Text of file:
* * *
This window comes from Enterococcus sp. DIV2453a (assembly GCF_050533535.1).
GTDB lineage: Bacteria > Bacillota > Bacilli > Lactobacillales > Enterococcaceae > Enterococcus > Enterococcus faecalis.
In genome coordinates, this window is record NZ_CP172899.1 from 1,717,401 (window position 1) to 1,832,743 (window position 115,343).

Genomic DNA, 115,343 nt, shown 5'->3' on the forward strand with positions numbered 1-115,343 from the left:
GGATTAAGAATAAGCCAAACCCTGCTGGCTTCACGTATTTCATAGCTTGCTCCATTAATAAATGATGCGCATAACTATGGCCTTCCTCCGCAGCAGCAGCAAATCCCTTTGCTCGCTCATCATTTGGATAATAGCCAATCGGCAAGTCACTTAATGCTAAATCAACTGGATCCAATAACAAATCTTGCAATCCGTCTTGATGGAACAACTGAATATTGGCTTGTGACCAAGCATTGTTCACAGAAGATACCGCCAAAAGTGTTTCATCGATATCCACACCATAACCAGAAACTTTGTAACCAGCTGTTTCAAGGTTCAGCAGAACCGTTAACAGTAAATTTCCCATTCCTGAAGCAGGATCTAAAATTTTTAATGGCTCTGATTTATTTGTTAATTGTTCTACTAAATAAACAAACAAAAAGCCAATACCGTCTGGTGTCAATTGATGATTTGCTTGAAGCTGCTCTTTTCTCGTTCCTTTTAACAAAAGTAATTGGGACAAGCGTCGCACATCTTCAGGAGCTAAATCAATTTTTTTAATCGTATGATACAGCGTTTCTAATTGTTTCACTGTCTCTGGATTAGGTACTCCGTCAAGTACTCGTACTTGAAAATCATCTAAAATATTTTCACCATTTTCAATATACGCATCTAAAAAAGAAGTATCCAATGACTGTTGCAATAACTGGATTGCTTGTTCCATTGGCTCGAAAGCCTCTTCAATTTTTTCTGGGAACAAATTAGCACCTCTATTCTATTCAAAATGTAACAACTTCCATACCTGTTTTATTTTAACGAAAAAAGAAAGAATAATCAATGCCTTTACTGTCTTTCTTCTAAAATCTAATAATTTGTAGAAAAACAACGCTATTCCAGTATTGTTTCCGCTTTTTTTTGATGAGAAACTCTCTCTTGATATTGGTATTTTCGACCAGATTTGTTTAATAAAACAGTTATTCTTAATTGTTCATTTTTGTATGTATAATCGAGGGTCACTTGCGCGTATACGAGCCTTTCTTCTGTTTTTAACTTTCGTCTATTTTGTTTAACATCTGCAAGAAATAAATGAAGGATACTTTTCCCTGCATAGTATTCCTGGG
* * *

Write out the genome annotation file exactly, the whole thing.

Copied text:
This window comes from Enterococcus sp. DIV2453a (assembly GCF_050533535.1).
GTDB lineage: Bacteria > Bacillota > Bacilli > Lactobacillales > Enterococcaceae > Enterococcus > Enterococcus faecalis.
In genome coordinates, this window is record NZ_CP172899.1 from 1,717,401 (window position 1) to 1,832,743 (window position 115,343).

Genomic DNA, 115,343 nt, shown 5'->3' on the forward strand with positions numbered 1-115,343 from the left:
GGATTAAGAATAAGCCAAACCCTGCTGGCTTCACGTATTTCATAGCTTGCTCCATTAATAAATGATGCGCATAACTATGGCCTTCCTCCGCAGCAGCAGCAAATCCCTTTGCTCGCTCATCATTTGGATAATAGCCAATCGGCAAGTCACTTAATGCTAAATCAACTGGATCCAATAACAAATCTTGCAATCCGTCTTGATGGAACAACTGAATATTGGCTTGTGACCAAGCATTGTTCACAGAAGATACCGCCAAAAGTGTTTCATCGATATCCACACCATAACCAGAAACTTTGTAACCAGCTGTTTCAAGGTTCAGCAGAACCGTTAACAGTAAATTTCCCATTCCTGAAGCAGGATCTAAAATTTTTAATGGCTCTGATTTATTTGTTAATTGTTCTACTAAATAAACAAACAAAAAGCCAATACCGTCTGGTGTCAATTGATGATTTGCTTGAAGCTGCTCTTTTCTCGTTCCTTTTAACAAAAGTAATTGGGACAAGCGTCGCACATCTTCAGGAGCTAAATCAATTTTTTTAATCGTATGATACAGCGTTTCTAATTGTTTCACTGTCTCTGGATTAGGTACTCCGTCAAGTACTCGTACTTGAAAATCATCTAAAATATTTTCACCATTTTCAATATACGCATCTAAAAAAGAAGTATCCAATGACTGTTGCAATAACTGGATTGCTTGTTCCATTGGCTCGAAAGCCTCTTCAATTTTTTCTGGGAACAAATTAGCACCTCTATTCTATTCAAAATGTAACAACTTCCATACCTGTTTTATTTTAACGAAAAAAGAAAGAATAATCAATGCCTTTACTGTCTTTCTTCTAAAATCTAATAATTTGTAGAAAAACAACGCTATTCCAGTATTGTTTCCGCTTTTTTTTGATGAGAAACTCTCTCTTGATATTGGTATTTTCGACCAGATTTGTTTAATAAAACAGTTATTCTTAATTGTTCATTTTTGTATGTATAATCGAGGGTCACTTGCGCGTATACGAGCCTTTCTTCTGTTTTTAACTTTCGTCTATTTTGTTTAACATCTGCAAGAAATAAATGAAGGATACTTTTCCCTGCATAGTATTCCTGGG